By Mike Watson, TSCL Legislative Assistant
“The best laid schemes of mice and men oft go awry.” That was authored by 18th century poet Robert Burns, and served as the inspiration for the title of John Steinbeck’s book, Of Mice and Men, but aptly describes the economic situation facing today’s seniors.
For years, workers were told to rely on a combination of Social Security, workplace pensions and their personal retirement savings. However, over the past 30 years or so the landscape of retirement savings has dramatically shifted. Traditional workplace pensions have shifted to 401(k) plans while some have been eliminated altogether, and the recent financial and housing collapse left many households with dramatically less value in homes and retirement funds. Partly as a result of these changes, many baby boomers and other future retirees are facing greater “risks” of not having enough to live on in their retirements. According to the Center for Retirement Research, 51 percent of households are “at risk” of not being able to maintain their pre-retirement standard of living.
Generally, retirement planners say that to maintain their current standard of living, retirees need to replace 70 percent of their pre-retirement earnings. However, with recent hits to personal savings and 401(k) balances, households are struggling with an erosion in the value of their retirement savings. Also, while workers may plan to retire at a certain age, their retirement decisions are often subject to circumstances outside of their control. A study conducted by McKinsey & Company found that roughly half of all workers who retired earlier than they planned cited health reasons or needing to care for a family member; the other half cited job loss.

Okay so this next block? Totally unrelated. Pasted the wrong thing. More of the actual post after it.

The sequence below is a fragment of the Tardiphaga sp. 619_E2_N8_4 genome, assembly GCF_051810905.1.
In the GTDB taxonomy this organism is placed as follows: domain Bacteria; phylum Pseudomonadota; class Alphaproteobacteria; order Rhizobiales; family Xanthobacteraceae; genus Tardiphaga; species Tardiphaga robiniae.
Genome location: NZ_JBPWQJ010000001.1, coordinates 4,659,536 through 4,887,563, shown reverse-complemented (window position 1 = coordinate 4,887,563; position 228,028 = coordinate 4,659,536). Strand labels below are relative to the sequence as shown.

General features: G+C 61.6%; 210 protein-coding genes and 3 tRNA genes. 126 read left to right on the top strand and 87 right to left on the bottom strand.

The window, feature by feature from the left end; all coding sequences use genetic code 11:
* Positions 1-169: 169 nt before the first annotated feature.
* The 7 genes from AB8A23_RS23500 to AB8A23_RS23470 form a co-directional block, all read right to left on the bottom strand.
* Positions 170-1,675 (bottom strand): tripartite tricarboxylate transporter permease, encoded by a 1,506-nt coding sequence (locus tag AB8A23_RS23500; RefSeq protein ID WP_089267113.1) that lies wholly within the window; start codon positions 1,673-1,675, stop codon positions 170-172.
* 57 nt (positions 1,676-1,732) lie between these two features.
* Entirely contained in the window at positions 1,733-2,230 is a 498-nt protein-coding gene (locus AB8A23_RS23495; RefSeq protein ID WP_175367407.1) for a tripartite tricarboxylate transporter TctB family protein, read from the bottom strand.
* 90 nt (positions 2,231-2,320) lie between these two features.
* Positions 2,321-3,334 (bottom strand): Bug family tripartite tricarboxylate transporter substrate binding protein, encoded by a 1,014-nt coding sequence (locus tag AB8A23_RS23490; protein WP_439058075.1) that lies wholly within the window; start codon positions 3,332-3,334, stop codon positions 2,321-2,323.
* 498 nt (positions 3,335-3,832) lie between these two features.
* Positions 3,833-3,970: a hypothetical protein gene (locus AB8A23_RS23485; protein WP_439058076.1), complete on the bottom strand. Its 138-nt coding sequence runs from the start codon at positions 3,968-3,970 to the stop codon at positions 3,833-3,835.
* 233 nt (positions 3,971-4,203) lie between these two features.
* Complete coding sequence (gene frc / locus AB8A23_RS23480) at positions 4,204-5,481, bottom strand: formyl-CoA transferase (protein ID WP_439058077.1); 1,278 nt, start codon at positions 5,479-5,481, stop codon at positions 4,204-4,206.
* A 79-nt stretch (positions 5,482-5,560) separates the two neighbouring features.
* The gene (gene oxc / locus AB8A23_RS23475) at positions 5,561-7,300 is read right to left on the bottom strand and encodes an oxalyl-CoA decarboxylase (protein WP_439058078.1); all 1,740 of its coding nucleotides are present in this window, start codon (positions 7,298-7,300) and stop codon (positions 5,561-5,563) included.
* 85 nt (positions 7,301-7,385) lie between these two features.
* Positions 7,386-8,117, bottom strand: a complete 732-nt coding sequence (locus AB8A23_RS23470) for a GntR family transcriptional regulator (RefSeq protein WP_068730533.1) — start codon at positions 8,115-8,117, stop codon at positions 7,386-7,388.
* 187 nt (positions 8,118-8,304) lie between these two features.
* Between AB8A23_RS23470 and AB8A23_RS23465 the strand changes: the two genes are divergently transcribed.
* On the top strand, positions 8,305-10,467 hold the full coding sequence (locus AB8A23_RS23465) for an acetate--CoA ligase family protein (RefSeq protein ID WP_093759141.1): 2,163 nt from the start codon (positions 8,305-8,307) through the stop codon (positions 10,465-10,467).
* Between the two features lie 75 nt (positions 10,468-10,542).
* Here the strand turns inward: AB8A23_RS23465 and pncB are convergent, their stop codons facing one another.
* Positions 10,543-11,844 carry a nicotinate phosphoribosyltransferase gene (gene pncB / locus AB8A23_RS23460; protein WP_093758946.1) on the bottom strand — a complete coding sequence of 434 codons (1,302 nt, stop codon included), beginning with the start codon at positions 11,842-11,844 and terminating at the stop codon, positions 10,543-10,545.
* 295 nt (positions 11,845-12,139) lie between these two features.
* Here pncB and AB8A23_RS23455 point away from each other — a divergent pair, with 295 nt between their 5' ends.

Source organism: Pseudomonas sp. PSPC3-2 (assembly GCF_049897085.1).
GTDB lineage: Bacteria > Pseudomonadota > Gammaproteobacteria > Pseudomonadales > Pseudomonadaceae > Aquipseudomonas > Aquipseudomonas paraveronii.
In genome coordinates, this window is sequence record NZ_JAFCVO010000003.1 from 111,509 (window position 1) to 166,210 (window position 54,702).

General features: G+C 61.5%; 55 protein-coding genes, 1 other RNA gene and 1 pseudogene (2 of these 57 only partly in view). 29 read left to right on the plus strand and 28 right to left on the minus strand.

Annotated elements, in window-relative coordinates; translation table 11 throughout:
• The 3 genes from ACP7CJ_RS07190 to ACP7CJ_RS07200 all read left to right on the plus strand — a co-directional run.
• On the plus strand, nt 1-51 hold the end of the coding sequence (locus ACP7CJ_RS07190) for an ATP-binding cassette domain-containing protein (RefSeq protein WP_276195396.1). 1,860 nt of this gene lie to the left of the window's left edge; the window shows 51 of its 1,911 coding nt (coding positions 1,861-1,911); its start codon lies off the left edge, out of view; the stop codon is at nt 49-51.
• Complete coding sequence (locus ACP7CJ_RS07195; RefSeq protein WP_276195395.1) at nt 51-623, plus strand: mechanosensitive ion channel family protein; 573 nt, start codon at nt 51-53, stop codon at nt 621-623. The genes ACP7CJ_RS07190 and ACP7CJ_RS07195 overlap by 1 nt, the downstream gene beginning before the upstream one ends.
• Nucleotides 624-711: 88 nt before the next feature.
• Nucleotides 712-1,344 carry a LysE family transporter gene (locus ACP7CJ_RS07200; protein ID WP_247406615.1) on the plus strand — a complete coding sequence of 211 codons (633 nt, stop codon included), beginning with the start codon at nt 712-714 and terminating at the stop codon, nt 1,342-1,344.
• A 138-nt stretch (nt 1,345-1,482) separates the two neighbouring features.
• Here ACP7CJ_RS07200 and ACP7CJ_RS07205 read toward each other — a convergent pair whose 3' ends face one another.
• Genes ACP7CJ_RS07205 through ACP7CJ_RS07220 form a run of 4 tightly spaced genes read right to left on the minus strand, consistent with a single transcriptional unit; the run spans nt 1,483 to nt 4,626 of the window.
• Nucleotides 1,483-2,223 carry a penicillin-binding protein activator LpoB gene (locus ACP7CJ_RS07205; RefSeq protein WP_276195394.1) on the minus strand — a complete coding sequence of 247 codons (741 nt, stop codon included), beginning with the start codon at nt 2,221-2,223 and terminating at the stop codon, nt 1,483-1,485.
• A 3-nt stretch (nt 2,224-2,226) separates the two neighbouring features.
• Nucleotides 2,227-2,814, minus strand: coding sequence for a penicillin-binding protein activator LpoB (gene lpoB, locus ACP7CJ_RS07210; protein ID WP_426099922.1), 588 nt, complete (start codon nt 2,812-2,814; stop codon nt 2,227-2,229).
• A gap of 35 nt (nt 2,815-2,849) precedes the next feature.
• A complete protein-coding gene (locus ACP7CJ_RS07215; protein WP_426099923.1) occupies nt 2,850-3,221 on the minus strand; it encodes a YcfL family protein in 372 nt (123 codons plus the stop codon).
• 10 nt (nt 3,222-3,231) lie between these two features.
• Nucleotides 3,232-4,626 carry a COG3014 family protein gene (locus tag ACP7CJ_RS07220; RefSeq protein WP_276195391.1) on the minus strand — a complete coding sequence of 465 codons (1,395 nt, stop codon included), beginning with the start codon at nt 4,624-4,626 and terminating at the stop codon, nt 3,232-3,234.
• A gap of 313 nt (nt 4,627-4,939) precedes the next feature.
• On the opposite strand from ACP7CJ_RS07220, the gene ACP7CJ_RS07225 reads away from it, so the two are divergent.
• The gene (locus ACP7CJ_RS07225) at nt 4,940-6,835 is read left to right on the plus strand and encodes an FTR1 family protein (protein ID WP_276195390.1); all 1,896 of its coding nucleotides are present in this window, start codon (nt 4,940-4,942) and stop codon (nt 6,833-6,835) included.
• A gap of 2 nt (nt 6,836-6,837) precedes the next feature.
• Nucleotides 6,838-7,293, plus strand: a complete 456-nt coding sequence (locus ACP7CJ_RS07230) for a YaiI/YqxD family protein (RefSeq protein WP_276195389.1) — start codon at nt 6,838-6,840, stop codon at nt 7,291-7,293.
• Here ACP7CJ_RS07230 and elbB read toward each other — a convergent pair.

If these aren’t challenges enough, The Senior Citizens League (TSCL) recently estimated that the Social Security benefits of the first wave of baby boomers have taken a hit from the economic downturn. Due to two years of no cost-of-living-adjustments (COLAs), and lower than expected COLAs, as well as an unprecedented drop in wages over the past decade, retiring seniors’ benefits based on average earnings could be impacted as much as $40,000. This impact is compounded when the losses in personal retirement savings and 401(k) plans are accounted for.
It is times like these when Social Security benefits are increasingly important, when “the best laid plans” are going awry for millions of seniors. As Congress considers changes to the Social Security system, TSCL is urging Congress to make the need for adequate and stable benefits a priority.